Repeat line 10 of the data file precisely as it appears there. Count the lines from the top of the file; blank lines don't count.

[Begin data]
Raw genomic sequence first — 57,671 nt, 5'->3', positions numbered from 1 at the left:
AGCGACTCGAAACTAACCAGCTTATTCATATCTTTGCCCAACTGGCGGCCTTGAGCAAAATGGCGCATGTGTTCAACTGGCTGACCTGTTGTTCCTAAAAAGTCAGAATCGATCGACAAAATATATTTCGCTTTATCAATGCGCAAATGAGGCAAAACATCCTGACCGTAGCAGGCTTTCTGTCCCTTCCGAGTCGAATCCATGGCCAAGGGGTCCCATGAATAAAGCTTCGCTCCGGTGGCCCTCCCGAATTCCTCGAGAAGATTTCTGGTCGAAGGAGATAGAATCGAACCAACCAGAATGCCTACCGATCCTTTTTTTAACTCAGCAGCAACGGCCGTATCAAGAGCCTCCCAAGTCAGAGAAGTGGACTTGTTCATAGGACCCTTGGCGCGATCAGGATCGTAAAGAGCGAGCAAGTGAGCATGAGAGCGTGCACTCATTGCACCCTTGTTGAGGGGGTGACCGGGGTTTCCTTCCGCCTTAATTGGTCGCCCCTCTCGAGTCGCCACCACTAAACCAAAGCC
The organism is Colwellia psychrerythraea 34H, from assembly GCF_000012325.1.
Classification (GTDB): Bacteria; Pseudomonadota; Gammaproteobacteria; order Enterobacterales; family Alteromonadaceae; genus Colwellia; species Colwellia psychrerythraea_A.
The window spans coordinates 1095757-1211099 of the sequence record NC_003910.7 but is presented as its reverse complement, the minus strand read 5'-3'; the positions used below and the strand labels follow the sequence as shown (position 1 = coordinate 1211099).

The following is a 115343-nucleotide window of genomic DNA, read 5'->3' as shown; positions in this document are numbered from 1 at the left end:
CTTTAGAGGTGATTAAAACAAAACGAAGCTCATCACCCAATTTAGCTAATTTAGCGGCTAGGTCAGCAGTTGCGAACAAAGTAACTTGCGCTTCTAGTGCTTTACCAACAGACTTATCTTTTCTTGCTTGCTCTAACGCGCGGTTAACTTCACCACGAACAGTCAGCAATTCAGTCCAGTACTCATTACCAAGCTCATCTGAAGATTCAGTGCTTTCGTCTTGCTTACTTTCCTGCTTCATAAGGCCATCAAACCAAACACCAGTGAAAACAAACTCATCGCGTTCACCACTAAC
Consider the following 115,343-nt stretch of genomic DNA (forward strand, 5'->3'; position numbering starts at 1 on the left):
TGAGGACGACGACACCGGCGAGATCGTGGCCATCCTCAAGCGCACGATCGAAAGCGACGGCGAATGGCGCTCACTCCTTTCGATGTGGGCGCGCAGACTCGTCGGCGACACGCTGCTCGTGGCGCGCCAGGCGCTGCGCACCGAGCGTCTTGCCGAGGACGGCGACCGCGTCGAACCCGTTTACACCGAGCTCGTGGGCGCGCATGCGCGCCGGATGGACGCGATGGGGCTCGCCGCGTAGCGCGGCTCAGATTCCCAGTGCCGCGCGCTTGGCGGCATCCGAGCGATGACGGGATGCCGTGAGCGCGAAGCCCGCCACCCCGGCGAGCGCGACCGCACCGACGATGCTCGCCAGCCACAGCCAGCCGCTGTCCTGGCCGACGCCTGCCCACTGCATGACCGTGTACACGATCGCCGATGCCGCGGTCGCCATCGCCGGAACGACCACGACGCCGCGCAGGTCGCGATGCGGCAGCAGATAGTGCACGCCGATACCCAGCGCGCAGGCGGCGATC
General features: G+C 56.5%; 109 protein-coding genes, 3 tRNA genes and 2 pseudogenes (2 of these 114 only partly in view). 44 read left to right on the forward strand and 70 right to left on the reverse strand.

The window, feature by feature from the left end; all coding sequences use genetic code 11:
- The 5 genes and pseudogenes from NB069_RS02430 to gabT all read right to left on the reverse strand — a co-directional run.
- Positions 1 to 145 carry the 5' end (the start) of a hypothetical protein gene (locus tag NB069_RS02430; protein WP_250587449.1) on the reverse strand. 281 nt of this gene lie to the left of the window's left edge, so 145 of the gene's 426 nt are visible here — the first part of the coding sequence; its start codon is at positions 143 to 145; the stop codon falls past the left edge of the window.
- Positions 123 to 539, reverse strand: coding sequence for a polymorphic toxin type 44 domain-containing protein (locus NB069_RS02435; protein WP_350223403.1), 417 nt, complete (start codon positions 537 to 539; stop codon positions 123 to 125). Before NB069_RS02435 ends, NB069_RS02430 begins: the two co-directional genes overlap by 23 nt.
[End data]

General features: G+C 56.5%; 109 protein-coding genes, 3 tRNA genes and 2 pseudogenes (2 of these 114 only partly in view). 44 read left to right on the forward strand and 70 right to left on the reverse strand.